Probate properties are the existing real estate assets of a larger estate that must be sold off to pay the deceased person's debt or distributed among the closest living relatives, depending on specific state laws. In most cases, real estate goes into probate court if the deceased died without a will designating who would get what.
Investing in probate properties can be a lucrative undertaking in some regards. However, as with most investment opportunities, probate property investments come with pros and cons that you should consider beforehand.
One advantage of investing in a probate property is the potential for profit upon resell. Oftentimes, the closest living relatives are most interested in receiving a check. They are not interested in financing improvements on the property or getting tied up in probate court for years. Because they often live elsewhere, they have no intentions of using the property as a residence either. They want to sell as fast as they can and move on with their lives.
This is the best case scenario for a savvy investor looking to profit. Why? Heirs may be willing to list the property significantly lower than its market value. This provides you the opportunity to go in, do some necessary repairs, and resell the property at a profit. In some situations, the deceased had large amounts of debt. He or she also may have had no living relatives, resulting in the property escheating to the state. Both the state and creditors are mainly interested in liquidating the real estate assets as quickly as possible, providing you with an investing gold mine.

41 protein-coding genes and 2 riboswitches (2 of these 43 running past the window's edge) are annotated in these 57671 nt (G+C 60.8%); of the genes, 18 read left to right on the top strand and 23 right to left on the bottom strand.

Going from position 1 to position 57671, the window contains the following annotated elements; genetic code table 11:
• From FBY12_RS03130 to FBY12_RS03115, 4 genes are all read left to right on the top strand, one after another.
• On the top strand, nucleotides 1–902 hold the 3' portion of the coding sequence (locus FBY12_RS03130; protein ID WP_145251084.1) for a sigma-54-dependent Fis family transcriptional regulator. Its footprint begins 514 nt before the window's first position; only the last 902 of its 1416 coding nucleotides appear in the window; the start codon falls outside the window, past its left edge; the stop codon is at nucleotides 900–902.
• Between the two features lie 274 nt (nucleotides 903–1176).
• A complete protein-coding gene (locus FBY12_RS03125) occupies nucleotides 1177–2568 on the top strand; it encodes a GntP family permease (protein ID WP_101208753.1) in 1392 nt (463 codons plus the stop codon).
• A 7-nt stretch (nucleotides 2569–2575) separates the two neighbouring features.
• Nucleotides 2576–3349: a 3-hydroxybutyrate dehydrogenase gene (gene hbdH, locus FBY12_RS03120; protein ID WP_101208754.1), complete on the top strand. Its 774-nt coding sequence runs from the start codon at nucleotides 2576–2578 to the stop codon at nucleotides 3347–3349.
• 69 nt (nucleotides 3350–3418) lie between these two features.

Even in cases when the heirs or the state are interested in turning over the property quickly, it can be a downside for investors if:
the property is too distressed and requires excessive improvements;
the resale value is less than the initial investment;
or, the geographic location of the property is not ideal for potential buyers.
Fortunately for you as the investor, the above disadvantages can be offset by getting an inspection done on the property before you invest any money into it. This allows you to find out about any secret and damning features that could potentially hurt the resale value such as a leaky roof and faulty wiring or plumbing. Plus, it is important to find out about the general value of the area in which the property is located. If the general area is declining in value, it will be difficult to sell the property at a profit as intended.
Yet another disadvantage to buying a probate property occurs when there are multiple heirs who all wish to achieve the maximum extent of their inheritance. In this case, they may not be interested in listing the property below its market value but, instead, are eager to squeeze as much out of the deal as possible. This can make the probate period a long and difficult one, and you may be wise to bow out of such an arrangement for greener pastures.
Overall, probate properties present both advantages and disadvantages to potential investors. However, when the investor adequately researches the probate property and has it inspected for potential value and improvement costs, the venture can prove to be a lucrative one. Contact us today for more smart investing tips.